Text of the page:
Custom software development. Is it really worth it?
The origins of software can be traced back to the nineteenth century, when the mathematician Ada Lovelace wrote an algorithm for the Analytical Engine, i.e. a machine invented and designed by her friend – and also a talented scientist – Charles Babbage. Although the project was never completed, it is considered by many to be the first programmable computer, and the diagram made by Lovelace is the prototype for computer programs. Today, custom software development is one of the basic services of software houses, and the acceleration in digital transformation forces companies to use such offers even more. Are dedicated applications, created for the needs of a specific company, a profitable investment? Especially when there are so many ready-made solutions on the market?
Read on to find out:
- What is custom software?
- What is off-the-shelf software?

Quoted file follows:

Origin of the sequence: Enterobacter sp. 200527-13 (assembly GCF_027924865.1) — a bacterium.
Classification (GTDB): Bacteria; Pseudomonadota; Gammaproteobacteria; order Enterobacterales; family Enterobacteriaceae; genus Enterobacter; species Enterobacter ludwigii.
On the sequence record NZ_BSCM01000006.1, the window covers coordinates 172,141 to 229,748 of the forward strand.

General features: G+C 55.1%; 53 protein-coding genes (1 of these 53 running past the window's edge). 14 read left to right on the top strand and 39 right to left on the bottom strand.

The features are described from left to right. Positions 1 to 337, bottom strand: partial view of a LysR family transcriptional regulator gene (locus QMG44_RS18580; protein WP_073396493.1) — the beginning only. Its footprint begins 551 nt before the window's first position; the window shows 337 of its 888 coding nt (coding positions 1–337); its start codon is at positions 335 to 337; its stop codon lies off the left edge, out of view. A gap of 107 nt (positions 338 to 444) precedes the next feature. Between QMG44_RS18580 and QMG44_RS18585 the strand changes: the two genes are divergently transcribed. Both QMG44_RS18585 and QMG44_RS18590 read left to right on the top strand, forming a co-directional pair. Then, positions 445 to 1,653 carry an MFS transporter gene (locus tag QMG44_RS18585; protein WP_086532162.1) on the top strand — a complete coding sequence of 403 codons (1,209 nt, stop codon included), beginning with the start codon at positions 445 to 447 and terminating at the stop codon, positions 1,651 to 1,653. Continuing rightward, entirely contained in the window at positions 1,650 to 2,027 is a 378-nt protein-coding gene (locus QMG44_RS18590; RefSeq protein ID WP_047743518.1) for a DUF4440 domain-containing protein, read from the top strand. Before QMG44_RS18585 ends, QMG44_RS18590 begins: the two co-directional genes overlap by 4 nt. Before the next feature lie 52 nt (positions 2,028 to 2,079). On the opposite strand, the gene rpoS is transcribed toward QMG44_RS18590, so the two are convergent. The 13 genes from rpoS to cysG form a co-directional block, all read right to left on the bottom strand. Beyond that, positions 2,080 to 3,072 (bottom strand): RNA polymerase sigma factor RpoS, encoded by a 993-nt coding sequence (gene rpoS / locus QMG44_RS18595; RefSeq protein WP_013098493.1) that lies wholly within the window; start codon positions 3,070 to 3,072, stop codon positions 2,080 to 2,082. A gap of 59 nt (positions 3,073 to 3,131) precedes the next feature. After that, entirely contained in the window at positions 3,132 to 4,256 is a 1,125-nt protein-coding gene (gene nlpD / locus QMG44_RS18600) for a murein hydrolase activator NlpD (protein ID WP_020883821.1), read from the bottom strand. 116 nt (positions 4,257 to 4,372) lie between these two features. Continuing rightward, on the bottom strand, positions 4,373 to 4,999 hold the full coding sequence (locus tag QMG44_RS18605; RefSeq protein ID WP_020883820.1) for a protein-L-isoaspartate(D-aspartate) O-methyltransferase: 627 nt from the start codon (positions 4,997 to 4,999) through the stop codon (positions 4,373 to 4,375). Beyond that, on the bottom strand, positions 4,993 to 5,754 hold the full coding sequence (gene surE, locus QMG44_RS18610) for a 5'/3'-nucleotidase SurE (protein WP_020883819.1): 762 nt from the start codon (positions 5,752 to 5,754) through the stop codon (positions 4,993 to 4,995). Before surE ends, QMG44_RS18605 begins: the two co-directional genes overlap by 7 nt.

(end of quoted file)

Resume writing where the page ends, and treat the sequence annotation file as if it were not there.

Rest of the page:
- Advantages and disadvantages of both solutions
- Custom software development – price
- What is better for me: a ready-made system or a tailor-made system?
What is custom software?
Custom software is an IT solution that the development team creates with the individual needs of a given client in mind. Programming works are preceded by various processes of getting to know and understanding the business domain of the company (e.g. through Event Storming workshops), and then developing the functionalities and specificity of the software created.
Contrary to ready-made solutions, custom software is flexible and tailored to the real needs of the company. It is created with a view to enhancements in the daily workflow of its future users and improving the company’s business processes. It often embraces functions and solutions that are not offered by generally available computer programs.